Screening for postpartum depression is a valuable safeguard. It is not, however, all we have to do.
There is little debate that our most reliable and valid screening tool for postpartum depression, the EPDS, is effective in identifying screen-positive women. Furthermore, universal screening for postpartum depression during well-child care visits has been shown to increase detection of PPD. What does seem to be missing, however, is an extensive understanding of the screening process itself, including limitations and potential harm of untrained health professional and inadequate follow up. Recently, Katherine Stone wrote a compelling piece on this topic.
Screening provides the opportunity to normalize the assessment of a woman’s emotional health after childbirth. When a healthcare provider asks the right questions, in the right way, it creates an environment in which postpartum women can begin to feel comfortable addressing how they feel. To my knowledge, women generally accept this opportunity with an open heart. That does not mean they are eager to disclose the nature of their dark thoughts or the depth of their anguish, and it certainly doesn’t mean they won’t lie about how they are feeling. But by and large, they interpret these questions as a legitimate early intervention and recognize their value. (Although as Stone points out, many women today still report they are not being screened or evened asked about their emotional state). Questions focusing on mental health have also shown to convey the valuable message that one’s emotional state is an important part of recovery and that this is taken seriously by the particular healthcare provider asking the questions. It appears that any discomfort with this process reported by postpartum women, is not a function of the assessment itself; rather, it may be associated with their degree of distress. By normalizing the discussion of postpartum emotions, the screening process serves to help reduce the perceived stigma attached to mental health issues, particularly those associated with new motherhood.
That’s the good news.
The not-so-good news is that healthcare providers, eager to implement state and federal mandates and keep up with current awareness campaigns, are potentially missing some important information about the purpose of screening and how the results should be managed.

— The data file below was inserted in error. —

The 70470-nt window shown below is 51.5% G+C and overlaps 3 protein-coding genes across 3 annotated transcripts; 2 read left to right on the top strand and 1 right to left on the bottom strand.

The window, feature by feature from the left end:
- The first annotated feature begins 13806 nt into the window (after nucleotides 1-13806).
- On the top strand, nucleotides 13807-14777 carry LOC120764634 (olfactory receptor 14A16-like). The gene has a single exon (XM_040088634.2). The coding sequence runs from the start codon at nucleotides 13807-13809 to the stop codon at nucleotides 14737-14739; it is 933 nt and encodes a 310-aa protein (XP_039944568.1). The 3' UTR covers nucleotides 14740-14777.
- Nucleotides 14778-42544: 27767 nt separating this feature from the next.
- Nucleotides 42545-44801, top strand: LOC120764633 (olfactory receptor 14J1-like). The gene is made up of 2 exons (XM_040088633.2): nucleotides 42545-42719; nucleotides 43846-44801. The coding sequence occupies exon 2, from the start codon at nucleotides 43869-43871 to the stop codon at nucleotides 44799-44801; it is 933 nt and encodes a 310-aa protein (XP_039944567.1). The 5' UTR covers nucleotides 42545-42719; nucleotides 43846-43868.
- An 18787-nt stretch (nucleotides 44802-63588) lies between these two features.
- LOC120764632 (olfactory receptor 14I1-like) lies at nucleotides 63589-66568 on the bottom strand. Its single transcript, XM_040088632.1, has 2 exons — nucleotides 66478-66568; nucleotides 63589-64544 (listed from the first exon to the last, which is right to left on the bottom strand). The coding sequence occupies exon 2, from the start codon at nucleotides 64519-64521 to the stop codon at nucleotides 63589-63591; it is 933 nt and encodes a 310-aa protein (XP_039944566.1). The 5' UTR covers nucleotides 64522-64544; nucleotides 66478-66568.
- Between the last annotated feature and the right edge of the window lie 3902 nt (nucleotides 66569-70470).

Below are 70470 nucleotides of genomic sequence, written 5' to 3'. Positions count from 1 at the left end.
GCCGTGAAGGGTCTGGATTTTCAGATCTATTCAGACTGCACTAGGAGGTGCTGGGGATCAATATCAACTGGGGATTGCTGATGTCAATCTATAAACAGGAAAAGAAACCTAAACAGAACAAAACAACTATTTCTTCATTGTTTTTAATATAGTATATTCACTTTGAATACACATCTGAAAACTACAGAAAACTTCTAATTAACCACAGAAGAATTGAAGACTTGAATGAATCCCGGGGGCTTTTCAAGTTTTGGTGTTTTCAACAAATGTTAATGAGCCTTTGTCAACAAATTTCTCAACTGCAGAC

Some studies confirm that screening should place in the first 3 months postpartum, although most experts agree that the risk for postpartum depression remains high during the first postpartum year.
Various other screening points have been targeted by numerous studies, including 6 weeks postpartum, 6 months postpartum, 12 months postpartum and beyond.
Some experts claim that the risk of developing postpartum depression is greatest in the first 3 months postpartum, decreasing slightly in the fourth through the seventh month after delivery. Most of us who study this population will agree that residual depressive symptoms often linger well into and beyond the first postpartum year.
Still, others claim that screening for postpartum depression is recommended 6–8 weeks after delivery.
Moreever, it seems hospitals are beginning to screen postpartum women prior to discharge, which is generally 24-48 hours after delivery.
Have you ever asked a woman who gives birth how she feels 24 hours later? These results are highly likely to be skewed. In light of inconclusive timing recommendations, and without rigorous follow up protocol or a formal diagnostic procedure, this practice of immediately screening is most effective for postpartum psychosis symptoms and less so with major depressive disorders.
What are we telling women?
Is there potential harm in telling a woman with positive results that she is depressed? Yes, according to Jeanne Milgrom, lead author of Does postnatal depression screening work? Throwing out the bathwater, keeping the baby,
"A positive screen only indicates a higher than average chance of being found to be currently depressed by a second, diagnostic-stage test."